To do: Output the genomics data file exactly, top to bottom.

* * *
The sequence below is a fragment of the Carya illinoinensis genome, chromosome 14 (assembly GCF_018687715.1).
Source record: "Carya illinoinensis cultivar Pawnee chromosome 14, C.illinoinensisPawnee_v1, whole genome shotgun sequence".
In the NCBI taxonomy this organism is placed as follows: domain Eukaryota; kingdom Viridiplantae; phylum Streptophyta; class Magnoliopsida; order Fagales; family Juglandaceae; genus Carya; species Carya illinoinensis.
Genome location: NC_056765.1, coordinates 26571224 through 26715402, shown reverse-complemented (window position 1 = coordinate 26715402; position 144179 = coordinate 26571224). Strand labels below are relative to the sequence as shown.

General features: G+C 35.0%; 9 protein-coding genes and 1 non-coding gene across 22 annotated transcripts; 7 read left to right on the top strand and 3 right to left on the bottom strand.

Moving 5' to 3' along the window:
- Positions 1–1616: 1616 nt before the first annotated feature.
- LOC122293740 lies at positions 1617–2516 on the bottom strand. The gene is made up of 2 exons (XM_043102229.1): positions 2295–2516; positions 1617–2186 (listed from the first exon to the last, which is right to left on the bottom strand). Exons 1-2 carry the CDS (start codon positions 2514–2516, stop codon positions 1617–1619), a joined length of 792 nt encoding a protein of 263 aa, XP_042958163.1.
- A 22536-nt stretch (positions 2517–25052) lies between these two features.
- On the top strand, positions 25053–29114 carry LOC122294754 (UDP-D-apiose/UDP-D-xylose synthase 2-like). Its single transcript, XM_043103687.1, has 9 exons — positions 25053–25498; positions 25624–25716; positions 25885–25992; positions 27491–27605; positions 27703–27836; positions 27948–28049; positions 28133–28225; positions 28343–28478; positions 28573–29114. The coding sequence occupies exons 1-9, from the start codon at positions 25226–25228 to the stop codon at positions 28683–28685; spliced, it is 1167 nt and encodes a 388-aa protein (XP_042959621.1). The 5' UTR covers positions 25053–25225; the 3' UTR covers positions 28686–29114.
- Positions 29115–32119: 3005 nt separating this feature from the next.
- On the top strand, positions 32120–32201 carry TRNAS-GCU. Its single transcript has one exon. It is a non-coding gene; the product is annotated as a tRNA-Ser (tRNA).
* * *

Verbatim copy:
The sequence below is a fragment of the Carya illinoinensis genome, chromosome 14 (assembly GCF_018687715.1).
Source record: "Carya illinoinensis cultivar Pawnee chromosome 14, C.illinoinensisPawnee_v1, whole genome shotgun sequence".
In the NCBI taxonomy this organism is placed as follows: domain Eukaryota; kingdom Viridiplantae; phylum Streptophyta; class Magnoliopsida; order Fagales; family Juglandaceae; genus Carya; species Carya illinoinensis.
Genome location: NC_056765.1, coordinates 26571224 through 26715402, shown reverse-complemented (window position 1 = coordinate 26715402; position 144179 = coordinate 26571224). Strand labels below are relative to the sequence as shown.

General features: G+C 35.0%; 9 protein-coding genes and 1 non-coding gene across 22 annotated transcripts; 7 read left to right on the top strand and 3 right to left on the bottom strand.

Moving 5' to 3' along the window:
- Positions 1–1616: 1616 nt before the first annotated feature.
- LOC122293740 lies at positions 1617–2516 on the bottom strand. The gene is made up of 2 exons (XM_043102229.1): positions 2295–2516; positions 1617–2186 (listed from the first exon to the last, which is right to left on the bottom strand). Exons 1-2 carry the CDS (start codon positions 2514–2516, stop codon positions 1617–1619), a joined length of 792 nt encoding a protein of 263 aa, XP_042958163.1.
- A 22536-nt stretch (positions 2517–25052) lies between these two features.
- On the top strand, positions 25053–29114 carry LOC122294754 (UDP-D-apiose/UDP-D-xylose synthase 2-like). Its single transcript, XM_043103687.1, has 9 exons — positions 25053–25498; positions 25624–25716; positions 25885–25992; positions 27491–27605; positions 27703–27836; positions 27948–28049; positions 28133–28225; positions 28343–28478; positions 28573–29114. The coding sequence occupies exons 1-9, from the start codon at positions 25226–25228 to the stop codon at positions 28683–28685; spliced, it is 1167 nt and encodes a 388-aa protein (XP_042959621.1). The 5' UTR covers positions 25053–25225; the 3' UTR covers positions 28686–29114.
- Positions 29115–32119: 3005 nt separating this feature from the next.
- On the top strand, positions 32120–32201 carry TRNAS-GCU. Its single transcript has one exon. It is a non-coding gene; the product is annotated as a tRNA-Ser (tRNA).